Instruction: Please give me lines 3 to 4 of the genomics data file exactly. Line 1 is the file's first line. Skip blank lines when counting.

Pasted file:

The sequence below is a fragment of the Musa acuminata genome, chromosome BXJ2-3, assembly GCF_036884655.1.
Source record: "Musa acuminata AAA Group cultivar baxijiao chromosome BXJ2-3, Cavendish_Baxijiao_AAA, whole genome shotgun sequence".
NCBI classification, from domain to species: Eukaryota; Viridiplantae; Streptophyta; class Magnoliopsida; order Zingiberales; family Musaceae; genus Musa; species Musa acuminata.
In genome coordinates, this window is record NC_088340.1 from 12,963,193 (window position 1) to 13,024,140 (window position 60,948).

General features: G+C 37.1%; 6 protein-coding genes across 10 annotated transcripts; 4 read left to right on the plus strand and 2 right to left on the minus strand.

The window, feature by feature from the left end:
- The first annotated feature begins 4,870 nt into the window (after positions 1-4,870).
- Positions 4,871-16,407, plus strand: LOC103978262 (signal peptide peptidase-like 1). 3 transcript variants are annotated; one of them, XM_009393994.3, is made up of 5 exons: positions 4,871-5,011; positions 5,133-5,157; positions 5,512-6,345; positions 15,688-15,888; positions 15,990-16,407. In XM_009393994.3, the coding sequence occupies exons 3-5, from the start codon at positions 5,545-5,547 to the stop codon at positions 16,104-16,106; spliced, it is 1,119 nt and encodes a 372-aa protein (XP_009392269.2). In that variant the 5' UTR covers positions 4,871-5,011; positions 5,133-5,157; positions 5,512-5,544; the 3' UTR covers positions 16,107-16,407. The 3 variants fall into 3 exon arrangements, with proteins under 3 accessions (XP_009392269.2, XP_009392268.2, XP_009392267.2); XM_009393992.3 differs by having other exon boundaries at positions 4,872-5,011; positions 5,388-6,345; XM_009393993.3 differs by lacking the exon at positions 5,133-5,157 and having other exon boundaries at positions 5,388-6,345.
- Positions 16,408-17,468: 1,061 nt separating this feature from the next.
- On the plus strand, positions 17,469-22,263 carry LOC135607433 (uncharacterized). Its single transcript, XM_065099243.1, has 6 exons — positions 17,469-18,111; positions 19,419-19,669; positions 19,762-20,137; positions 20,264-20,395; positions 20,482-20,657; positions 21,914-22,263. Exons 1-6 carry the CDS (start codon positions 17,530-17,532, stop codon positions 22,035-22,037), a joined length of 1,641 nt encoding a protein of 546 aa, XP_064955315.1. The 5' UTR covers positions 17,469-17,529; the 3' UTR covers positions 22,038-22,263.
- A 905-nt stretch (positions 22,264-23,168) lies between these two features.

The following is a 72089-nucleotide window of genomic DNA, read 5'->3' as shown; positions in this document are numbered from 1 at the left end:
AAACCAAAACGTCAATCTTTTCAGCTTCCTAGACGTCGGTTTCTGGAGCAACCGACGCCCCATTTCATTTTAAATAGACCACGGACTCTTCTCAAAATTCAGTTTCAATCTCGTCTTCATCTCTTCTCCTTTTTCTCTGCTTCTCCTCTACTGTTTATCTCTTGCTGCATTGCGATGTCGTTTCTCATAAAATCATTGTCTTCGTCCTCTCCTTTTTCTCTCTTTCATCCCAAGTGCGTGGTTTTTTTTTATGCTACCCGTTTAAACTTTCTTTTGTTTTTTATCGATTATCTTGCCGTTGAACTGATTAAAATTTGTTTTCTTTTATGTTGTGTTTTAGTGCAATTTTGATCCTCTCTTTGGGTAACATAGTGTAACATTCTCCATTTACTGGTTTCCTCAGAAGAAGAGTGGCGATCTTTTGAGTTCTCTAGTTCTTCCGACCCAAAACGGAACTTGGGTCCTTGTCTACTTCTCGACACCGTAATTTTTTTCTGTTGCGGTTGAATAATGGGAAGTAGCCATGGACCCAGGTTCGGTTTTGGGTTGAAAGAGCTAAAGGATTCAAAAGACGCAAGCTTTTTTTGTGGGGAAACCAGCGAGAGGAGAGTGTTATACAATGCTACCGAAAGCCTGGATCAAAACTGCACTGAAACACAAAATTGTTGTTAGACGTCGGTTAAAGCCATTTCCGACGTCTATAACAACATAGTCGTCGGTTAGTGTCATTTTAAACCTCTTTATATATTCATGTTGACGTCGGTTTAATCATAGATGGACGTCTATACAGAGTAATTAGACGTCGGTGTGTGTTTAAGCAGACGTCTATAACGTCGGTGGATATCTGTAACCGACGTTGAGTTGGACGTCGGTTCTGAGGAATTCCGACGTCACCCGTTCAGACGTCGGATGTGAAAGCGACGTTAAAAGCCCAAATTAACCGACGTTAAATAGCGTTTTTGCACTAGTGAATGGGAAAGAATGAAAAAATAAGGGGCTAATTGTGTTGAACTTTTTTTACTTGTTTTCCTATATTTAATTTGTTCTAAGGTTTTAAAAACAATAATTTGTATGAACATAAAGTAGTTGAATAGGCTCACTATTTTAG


NCBI classification, from domain to species: Eukaryota; Viridiplantae; Streptophyta; class Magnoliopsida; order Zingiberales; family Musaceae; genus Musa; species Musa acuminata.
In genome coordinates, this window is record NC_088340.1 from 12,963,193 (window position 1) to 13,024,140 (window position 60,948).